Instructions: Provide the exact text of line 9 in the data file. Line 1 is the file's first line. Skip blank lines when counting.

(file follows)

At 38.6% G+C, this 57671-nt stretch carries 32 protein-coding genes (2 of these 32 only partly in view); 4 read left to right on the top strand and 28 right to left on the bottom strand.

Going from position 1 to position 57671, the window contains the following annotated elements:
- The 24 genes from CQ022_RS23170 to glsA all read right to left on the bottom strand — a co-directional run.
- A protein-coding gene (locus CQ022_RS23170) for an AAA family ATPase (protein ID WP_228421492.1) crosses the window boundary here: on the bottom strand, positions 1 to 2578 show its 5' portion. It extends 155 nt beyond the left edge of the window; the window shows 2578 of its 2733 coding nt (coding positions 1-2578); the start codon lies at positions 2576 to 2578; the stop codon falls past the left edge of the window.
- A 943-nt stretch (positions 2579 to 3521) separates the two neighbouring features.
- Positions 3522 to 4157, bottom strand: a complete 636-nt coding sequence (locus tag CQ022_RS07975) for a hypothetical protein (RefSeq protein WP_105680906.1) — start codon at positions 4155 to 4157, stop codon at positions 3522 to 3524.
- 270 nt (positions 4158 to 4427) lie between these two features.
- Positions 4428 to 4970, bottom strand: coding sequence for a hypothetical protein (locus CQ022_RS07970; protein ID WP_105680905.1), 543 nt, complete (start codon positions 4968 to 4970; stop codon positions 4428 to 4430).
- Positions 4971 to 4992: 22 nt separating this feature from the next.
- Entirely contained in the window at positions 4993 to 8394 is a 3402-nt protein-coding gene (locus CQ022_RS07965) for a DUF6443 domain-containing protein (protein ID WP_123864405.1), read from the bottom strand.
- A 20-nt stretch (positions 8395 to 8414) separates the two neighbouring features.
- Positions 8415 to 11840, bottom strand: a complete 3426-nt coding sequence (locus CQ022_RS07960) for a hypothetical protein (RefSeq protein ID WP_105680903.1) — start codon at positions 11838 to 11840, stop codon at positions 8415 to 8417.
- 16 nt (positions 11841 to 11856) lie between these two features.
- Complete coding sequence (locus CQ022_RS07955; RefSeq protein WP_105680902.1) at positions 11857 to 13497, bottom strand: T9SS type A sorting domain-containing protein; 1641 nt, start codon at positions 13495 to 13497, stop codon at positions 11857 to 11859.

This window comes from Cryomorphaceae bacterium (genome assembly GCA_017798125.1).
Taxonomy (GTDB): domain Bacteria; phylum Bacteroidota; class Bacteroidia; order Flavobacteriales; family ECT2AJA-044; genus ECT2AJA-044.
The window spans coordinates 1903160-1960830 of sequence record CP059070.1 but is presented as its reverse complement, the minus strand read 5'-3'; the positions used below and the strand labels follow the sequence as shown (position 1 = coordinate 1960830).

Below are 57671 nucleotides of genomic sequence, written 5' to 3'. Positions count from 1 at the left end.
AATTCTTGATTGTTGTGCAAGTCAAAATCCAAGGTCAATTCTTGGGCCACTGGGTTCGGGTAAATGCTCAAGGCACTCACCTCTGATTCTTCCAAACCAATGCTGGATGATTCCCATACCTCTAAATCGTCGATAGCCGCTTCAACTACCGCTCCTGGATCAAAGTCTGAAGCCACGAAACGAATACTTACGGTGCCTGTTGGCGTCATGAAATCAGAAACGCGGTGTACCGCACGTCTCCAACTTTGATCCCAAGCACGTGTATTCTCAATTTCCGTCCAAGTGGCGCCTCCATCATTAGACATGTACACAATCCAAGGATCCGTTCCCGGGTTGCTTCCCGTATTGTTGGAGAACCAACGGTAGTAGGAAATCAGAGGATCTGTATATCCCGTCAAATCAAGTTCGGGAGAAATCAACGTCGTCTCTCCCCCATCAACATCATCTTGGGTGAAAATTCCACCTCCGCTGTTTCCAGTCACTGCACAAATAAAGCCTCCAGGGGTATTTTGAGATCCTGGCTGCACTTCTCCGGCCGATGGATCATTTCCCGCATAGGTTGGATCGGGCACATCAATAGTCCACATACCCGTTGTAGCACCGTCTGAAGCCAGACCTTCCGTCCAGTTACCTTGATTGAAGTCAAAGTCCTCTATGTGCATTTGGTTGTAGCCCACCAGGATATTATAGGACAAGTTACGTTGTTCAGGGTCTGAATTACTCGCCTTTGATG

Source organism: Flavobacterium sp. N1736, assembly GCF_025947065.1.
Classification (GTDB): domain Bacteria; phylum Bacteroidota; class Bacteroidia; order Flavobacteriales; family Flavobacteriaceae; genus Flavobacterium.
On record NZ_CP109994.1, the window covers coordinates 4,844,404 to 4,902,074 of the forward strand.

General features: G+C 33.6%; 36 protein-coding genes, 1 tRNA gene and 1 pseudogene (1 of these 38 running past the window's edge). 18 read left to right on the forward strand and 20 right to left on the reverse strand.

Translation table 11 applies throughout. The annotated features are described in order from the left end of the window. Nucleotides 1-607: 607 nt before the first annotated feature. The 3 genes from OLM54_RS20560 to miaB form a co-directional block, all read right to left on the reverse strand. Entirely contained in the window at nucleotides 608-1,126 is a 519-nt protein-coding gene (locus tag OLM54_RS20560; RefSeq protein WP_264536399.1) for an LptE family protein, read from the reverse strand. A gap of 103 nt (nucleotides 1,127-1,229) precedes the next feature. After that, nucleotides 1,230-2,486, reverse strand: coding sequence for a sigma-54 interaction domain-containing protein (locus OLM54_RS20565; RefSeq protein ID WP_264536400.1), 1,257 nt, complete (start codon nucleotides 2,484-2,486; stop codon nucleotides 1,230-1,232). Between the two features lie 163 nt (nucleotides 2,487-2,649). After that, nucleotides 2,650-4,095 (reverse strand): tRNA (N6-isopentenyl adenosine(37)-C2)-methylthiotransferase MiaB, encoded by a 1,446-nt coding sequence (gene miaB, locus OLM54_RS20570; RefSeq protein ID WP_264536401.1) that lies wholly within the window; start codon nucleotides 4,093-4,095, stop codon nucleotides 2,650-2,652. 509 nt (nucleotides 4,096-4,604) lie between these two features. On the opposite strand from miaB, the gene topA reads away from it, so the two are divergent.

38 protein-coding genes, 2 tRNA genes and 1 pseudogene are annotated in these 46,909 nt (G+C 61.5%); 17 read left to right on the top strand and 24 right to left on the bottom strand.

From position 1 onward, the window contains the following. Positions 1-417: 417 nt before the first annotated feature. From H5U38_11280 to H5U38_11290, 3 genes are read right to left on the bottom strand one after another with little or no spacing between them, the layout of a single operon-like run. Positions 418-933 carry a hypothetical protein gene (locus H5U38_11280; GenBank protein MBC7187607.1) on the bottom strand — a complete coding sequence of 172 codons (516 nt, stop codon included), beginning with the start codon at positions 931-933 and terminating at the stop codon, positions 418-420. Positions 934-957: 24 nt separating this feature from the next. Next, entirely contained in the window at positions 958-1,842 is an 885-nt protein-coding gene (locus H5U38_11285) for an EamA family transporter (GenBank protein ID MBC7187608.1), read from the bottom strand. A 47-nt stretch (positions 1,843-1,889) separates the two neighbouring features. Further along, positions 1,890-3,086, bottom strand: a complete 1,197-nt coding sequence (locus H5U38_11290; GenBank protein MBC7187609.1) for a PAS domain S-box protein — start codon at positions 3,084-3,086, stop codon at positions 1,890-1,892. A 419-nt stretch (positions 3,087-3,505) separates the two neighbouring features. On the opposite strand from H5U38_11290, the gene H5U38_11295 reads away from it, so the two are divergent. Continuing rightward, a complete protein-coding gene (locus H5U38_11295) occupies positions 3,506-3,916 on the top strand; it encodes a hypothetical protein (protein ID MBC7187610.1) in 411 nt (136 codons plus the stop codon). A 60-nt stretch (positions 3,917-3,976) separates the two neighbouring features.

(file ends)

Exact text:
- Positions 4971 to 4992: 22 nt separating this feature from the next.